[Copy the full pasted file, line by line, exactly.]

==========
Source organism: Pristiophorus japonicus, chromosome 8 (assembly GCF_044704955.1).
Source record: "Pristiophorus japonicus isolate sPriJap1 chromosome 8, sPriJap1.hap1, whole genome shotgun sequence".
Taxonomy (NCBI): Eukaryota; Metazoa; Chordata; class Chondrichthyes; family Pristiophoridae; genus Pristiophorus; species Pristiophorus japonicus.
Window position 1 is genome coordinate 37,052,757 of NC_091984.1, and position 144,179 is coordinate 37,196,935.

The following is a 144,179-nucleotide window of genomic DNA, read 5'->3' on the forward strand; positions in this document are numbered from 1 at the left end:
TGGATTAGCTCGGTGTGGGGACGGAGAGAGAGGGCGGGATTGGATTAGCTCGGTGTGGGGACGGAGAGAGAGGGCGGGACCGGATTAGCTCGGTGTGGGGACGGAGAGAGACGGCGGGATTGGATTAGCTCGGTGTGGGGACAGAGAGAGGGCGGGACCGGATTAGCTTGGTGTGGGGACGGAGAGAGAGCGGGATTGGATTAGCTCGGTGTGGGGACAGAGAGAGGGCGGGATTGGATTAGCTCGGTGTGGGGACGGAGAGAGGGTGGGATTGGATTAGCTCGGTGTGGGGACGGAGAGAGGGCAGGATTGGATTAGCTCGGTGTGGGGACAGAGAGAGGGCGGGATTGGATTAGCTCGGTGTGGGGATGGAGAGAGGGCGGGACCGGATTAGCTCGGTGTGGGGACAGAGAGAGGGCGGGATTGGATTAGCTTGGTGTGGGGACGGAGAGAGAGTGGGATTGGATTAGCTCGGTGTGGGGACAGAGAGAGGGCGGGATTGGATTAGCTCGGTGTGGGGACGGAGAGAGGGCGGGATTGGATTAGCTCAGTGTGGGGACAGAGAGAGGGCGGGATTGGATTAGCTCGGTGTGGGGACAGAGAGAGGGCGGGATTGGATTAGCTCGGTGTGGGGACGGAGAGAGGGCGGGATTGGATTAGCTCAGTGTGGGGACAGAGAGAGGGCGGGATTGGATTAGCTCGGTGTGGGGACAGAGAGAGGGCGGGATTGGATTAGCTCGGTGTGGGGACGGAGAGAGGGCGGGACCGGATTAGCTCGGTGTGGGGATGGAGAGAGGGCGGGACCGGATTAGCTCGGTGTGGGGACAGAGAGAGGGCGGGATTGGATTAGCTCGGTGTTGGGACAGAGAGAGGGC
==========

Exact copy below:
Source organism: Pristiophorus japonicus, chromosome 8 (assembly GCF_044704955.1).
Source record: "Pristiophorus japonicus isolate sPriJap1 chromosome 8, sPriJap1.hap1, whole genome shotgun sequence".
Taxonomy (NCBI): Eukaryota; Metazoa; Chordata; class Chondrichthyes; family Pristiophoridae; genus Pristiophorus; species Pristiophorus japonicus.
Window position 1 is genome coordinate 37,052,757 of NC_091984.1, and position 144,179 is coordinate 37,196,935.

The following is a 144,179-nucleotide window of genomic DNA, read 5'->3' on the forward strand; positions in this document are numbered from 1 at the left end:
TGGATTAGCTCGGTGTGGGGACGGAGAGAGAGGGCGGGATTGGATTAGCTCGGTGTGGGGACGGAGAGAGAGGGCGGGACCGGATTAGCTCGGTGTGGGGACGGAGAGAGACGGCGGGATTGGATTAGCTCGGTGTGGGGACAGAGAGAGGGCGGGACCGGATTAGCTTGGTGTGGGGACGGAGAGAGAGCGGGATTGGATTAGCTCGGTGTGGGGACAGAGAGAGGGCGGGATTGGATTAGCTCGGTGTGGGGACGGAGAGAGGGTGGGATTGGATTAGCTCGGTGTGGGGACGGAGAGAGGGCAGGATTGGATTAGCTCGGTGTGGGGACAGAGAGAGGGCGGGATTGGATTAGCTCGGTGTGGGGATGGAGAGAGGGCGGGACCGGATTAGCTCGGTGTGGGGACAGAGAGAGGGCGGGATTGGATTAGCTTGGTGTGGGGACGGAGAGAGAGTGGGATTGGATTAGCTCGGTGTGGGGACAGAGAGAGGGCGGGATTGGATTAGCTCGGTGTGGGGACGGAGAGAGGGCGGGATTGGATTAGCTCAGTGTGGGGACAGAGAGAGGGCGGGATTGGATTAGCTCGGTGTGGGGACAGAGAGAGGGCGGGATTGGATTAGCTCGGTGTGGGGACGGAGAGAGGGCGGGATTGGATTAGCTCAGTGTGGGGACAGAGAGAGGGCGGGATTGGATTAGCTCGGTGTGGGGACAGAGAGAGGGCGGGATTGGATTAGCTCGGTGTGGGGACGGAGAGAGGGCGGGACCGGATTAGCTCGGTGTGGGGATGGAGAGAGGGCGGGACCGGATTAGCTCGGTGTGGGGACAGAGAGAGGGCGGGATTGGATTAGCTCGGTGTTGGGACAGAGAGAGGGC